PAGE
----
SCO News Roundup

It occured to me that the mm/dd/yy date format I’ve been using for news roundups is a US-centric thing, so I’m switching to a more neutral format in the interest of increased global harmony and all that.
While we’re on the subject of all things French, it seems HP and Mandrakesoft are teaming up:

Tony Lawrence has an interesting article about migrating data from an ancient SCO Unix 3.2 box to a new Linux box:

More Wells ruling FUD, again unsigned, this time from Red Herring’s “TechSpin” column.

The author seems to think the Wells ruling is the direct cause of the Software Freedom Law Center announcement, and claims the OSS community is circling the wagons. What’s with all the clueless, anonymous journalists lately? 5§or=Capital&subsector=PublicMarkets

Now Linux (& OSX) users can get a slice of that tasty VoIP goodness.

Another article valiantly trying to make sense of Sun’s strategies around OpenSolaris and Linux.

I’d argue there is no coherent strategy behind any of Sun’s actions these days. They’ve got a bunch of competing fiefdoms inside the company each pushing incompatible visions of where Sun ought to be. Rather than picking one and sticking with it, management’s plan seems to be to just throw every last thing they’ve got out into the market and see if anything sticks.,39020463,39186056,00.htm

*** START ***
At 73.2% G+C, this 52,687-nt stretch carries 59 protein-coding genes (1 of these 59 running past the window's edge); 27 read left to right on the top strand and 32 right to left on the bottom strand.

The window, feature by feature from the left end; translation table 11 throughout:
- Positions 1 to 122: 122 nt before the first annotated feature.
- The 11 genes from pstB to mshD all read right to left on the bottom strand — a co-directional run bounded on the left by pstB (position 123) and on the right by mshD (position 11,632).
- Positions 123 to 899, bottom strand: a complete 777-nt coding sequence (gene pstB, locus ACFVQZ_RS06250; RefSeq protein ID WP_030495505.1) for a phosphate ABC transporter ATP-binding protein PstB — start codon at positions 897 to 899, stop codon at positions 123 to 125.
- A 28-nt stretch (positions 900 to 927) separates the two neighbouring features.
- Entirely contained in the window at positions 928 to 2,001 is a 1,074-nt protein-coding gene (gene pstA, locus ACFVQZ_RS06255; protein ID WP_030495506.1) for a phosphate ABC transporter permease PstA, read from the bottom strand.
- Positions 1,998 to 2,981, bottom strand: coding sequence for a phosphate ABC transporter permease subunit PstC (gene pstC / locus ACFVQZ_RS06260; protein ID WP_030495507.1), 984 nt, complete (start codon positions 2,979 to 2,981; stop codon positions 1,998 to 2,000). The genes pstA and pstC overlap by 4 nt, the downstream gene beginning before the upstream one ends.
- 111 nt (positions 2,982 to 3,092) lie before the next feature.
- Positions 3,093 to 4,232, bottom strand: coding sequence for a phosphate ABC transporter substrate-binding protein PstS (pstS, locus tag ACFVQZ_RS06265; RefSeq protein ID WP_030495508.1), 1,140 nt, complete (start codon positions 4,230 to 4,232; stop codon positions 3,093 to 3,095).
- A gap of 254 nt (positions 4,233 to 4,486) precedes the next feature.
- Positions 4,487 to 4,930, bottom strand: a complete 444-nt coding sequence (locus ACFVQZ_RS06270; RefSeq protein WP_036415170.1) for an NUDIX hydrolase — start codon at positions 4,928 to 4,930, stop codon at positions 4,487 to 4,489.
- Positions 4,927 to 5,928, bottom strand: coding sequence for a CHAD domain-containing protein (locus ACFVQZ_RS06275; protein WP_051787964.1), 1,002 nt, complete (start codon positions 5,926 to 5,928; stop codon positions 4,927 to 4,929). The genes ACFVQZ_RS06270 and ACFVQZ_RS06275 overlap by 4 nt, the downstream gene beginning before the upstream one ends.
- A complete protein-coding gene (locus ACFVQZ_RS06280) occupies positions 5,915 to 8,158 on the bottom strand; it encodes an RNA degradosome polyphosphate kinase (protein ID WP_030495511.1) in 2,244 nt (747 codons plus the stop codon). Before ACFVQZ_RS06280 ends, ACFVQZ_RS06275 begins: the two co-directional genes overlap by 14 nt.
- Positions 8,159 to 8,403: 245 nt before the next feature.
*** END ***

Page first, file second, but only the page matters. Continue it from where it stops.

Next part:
Here’s an article arguing that if Sun’s ok with opening Solaris, IBM ought to consider opening OS/400.

Several of the people quoted are pretty skeptical about the idea, though; one guy says “The majority of iSeries developers are RPG developers, and they would not likely understand or even care to look at the C/C++ code that makes up OS/400.”

Replace “OS/400” with “Windows”, and “RPG” with “VB”, and the resulting sentence is probably also true.

Matrox has released this weird beast of a video card, which supports four simultaneous monitors.

Besides the inevitable WinXP, drivers are available for both Linux and Solaris x86. They’re aiming it at “mission-critical” applications like emergency dispatch, security monitoring, process control, etc. Which is a sign that they expect customers may want to use Linux in these areas. As usual, there’s no sign of UnixWare or OpenServer support. I guess using a SCO product for security monitoring is like having the fox guard the henhouse. 45b840225e70215bfaa7ea0575b9

Attention Python programmers

Nokia’s proud to announce that the Python language is now available on their Series 60 phones, which is extremely l33t. Now geeks across the globe will be able to say “Why, yes, there is a Python in my pocket, and I am happy to see you.”

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